Don’t Let Your Horse Hay Go Up in Flames
Q: A friend recently told me that stored hay can self-combust. I’d never heard of this before. I keep my hay in my horses’ barn, above the stalls, and now I’m terrified it’s going to catch fire! Should I be concerned, and how can I store hay and keep my horses safe?
A: It is, indeed, true that under certain conditions, hay can self-combust. In fact, it’s a major cause of barn fires along with electrical malfunction, poor housekeeping, and careless work habits.
The No. 1 cause of hay self-combustion is that it was put-up (stored) with too high of a moisture content. Whether you should be concerned will depend on the conditions under which your hay was baled.
Hay shouldn’t be baled and placed into storage with a moisture content more than 20%. Most fires where hay self-combusts occur within two to six weeks of storage where bale moisture content exceeds this level.
When grass is cut for hay, the cells within the grass continue to respire—a process that produces oxygen and some heat. If hay is given adequate time to dry in the field and baled with low enough moisture content, this process will stop. However, it will continue after baling and in storage in bales with a higher moisture content.
Baling hay with a moisture content more than 20% creates an ideal environment for mesophilic bacteria growth. These bacteria thrive in warm environments and can release more heat within the bale. This can cause the internal temperature of the bale to rise to 130ºF to 140oF, at which point the mesophilic bacteria die off. This itself isn’t enough to cause combustion, although it will negatively impact the nutritional value of some more heat-sensitive nutrients. The greater concern though is that this raised temperature creates a breeding ground for the heat-loving thermophilic bacteria. These bacteria can cause a further temperature increase to over 170oF, which can lead to self-combustion.
While storing hay in smaller stacks with good air flow will help reduce combustion risk, the best option is to ensure that hay is baled with less than 20% moisture. To help achieve this, growers should put up hay when there’s a slight wind and a humidity of 50% or less. Baling later in the day when there’s less dew will also help.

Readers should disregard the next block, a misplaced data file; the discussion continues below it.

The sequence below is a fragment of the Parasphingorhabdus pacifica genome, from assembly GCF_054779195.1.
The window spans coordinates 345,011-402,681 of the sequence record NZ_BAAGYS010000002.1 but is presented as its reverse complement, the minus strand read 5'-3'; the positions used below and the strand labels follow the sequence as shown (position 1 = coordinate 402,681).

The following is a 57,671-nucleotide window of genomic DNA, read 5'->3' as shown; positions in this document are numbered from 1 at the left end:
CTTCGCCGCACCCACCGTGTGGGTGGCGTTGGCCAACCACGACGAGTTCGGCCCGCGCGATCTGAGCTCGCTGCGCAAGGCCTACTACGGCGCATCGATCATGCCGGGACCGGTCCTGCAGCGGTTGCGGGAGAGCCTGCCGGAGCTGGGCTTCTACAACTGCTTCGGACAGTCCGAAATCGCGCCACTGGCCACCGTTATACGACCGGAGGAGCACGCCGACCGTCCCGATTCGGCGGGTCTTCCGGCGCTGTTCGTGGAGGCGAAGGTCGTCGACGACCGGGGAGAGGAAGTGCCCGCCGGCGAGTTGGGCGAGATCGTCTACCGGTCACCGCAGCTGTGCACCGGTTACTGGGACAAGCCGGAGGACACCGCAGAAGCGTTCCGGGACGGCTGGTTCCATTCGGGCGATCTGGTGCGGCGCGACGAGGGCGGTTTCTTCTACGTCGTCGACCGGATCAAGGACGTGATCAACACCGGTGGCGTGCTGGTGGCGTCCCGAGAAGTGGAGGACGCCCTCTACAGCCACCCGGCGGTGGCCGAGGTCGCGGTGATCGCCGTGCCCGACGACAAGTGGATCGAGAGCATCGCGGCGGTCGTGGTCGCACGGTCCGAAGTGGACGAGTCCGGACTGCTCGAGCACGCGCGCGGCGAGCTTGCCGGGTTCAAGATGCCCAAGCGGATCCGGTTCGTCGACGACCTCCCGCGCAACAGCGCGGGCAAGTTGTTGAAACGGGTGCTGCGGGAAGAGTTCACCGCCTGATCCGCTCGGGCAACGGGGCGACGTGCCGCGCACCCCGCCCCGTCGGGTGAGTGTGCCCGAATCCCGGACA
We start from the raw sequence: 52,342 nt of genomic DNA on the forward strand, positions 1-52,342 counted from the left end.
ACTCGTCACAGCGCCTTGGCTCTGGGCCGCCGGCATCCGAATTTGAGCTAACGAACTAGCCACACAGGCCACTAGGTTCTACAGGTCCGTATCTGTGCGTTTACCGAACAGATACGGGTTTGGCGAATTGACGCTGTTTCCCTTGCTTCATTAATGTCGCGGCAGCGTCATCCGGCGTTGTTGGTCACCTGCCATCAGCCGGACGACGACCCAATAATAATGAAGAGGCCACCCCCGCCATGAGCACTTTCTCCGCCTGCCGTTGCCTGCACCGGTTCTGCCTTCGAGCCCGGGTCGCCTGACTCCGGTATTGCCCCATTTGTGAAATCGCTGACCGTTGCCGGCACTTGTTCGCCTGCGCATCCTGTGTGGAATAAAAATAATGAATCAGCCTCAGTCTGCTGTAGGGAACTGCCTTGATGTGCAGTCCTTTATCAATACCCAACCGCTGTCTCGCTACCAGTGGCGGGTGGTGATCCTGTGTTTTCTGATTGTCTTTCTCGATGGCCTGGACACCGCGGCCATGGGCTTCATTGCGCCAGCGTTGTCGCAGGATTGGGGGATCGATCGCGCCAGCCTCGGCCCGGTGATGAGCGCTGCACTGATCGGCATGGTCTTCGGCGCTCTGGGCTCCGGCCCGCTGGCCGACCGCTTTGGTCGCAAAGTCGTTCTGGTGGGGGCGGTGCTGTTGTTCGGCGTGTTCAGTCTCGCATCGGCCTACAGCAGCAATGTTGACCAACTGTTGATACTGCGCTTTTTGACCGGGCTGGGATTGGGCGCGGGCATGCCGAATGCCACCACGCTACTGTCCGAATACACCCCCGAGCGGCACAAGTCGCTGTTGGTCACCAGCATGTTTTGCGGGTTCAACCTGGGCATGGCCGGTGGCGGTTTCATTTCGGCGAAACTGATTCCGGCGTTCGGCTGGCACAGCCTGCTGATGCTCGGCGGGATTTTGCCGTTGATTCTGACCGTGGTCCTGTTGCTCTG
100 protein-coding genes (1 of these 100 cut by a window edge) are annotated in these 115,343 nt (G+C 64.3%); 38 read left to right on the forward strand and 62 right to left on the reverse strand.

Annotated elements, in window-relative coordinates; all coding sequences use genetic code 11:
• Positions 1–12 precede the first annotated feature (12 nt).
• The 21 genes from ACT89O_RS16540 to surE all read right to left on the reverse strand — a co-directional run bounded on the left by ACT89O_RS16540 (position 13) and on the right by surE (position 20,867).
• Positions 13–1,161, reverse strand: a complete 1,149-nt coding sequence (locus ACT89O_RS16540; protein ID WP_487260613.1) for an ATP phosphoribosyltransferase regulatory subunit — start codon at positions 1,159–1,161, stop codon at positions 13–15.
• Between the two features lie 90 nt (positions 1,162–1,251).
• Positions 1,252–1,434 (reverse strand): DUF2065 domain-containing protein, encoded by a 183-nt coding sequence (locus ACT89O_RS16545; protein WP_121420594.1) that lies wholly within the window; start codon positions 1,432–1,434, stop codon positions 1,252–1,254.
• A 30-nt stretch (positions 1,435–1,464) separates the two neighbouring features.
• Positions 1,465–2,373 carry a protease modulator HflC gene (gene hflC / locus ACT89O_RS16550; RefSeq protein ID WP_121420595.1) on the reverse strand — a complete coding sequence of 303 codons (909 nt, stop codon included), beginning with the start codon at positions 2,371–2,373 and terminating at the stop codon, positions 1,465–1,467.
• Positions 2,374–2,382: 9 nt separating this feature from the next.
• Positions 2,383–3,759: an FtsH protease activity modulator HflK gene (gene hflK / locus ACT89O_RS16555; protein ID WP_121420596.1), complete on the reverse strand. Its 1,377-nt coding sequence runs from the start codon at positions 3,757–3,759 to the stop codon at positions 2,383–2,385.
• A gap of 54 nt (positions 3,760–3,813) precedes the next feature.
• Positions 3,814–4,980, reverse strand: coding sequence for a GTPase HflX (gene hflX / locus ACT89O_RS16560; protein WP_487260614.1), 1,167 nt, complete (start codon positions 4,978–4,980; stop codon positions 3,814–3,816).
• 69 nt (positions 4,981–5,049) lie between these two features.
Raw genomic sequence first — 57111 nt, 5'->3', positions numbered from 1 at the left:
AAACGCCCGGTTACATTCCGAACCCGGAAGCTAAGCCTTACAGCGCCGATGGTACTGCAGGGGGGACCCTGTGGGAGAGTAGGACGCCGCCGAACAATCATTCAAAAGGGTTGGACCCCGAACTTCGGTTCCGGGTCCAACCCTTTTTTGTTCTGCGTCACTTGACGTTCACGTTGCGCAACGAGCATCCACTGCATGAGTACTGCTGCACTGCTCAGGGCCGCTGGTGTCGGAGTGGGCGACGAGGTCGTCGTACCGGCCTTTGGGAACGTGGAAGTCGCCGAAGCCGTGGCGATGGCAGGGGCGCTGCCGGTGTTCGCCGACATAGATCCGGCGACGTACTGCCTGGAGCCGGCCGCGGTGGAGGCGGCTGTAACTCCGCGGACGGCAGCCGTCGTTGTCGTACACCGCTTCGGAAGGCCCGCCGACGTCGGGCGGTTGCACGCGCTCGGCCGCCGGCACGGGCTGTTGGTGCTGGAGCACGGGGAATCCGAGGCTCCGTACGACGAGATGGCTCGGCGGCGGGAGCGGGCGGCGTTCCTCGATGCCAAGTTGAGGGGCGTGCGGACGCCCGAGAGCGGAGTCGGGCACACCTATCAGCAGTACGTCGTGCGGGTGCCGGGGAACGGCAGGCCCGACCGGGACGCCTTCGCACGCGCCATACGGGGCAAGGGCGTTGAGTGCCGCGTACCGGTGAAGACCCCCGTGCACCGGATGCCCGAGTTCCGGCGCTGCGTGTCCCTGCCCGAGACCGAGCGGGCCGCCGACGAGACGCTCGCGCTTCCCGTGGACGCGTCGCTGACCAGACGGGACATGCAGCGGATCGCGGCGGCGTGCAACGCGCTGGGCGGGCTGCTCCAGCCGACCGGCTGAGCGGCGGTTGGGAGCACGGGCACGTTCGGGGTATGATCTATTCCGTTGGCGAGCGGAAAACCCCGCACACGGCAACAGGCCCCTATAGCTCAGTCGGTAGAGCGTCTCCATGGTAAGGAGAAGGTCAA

Many hay growers use equipment designed to increase air movement through the hay while it’s drying to help decrease moisture content. Hay preservatives such as proprionic acid can also be used to help reduce bacterial growth on high-moisture hay.
Another important consideration: Hay that gets wet while stored is at-risk of restarting the fermentation process. Be certain that roofs or covers over hay are water-tight and not allowing hay to get wet.
When buying hay in bulk off the field, if you’re unsure of the harvest conditions, ask the grower what the moisture content was at baling. Most larger growers have ways of measuring moisture content using a handheld meter to determine when to bale the hay.
If you’re concerned that your hay has been put up too moist, monitor internal bale temperatures and moisture levels daily for several weeks. This is something that needs to be done with great care, especially on a large stack, because hay deep within could be smoldering and create a burned-out cavity that could collapse when a person walks across the top. Never walk across the top of recently stored hay without wearing a lifeline and being observed by another person.
I strongly recommend seeking the advice of your fire department or other expert if you determine that your hay is at risk of combustion. While keeping hay in a loft over stalls is very convenient, especially for feeding as many such lofts allow you to drop hay directly in to feeders below, it does place your barn at greater fire risk. Even if the hay isn’t the cause of the fire, hay provides amazing fuel that is extremely hard to put out once ablaze. Combined with the added dust that results from keeping hay over stalls that negatively impacts air quality, my preference is to not keep hay over stalls.
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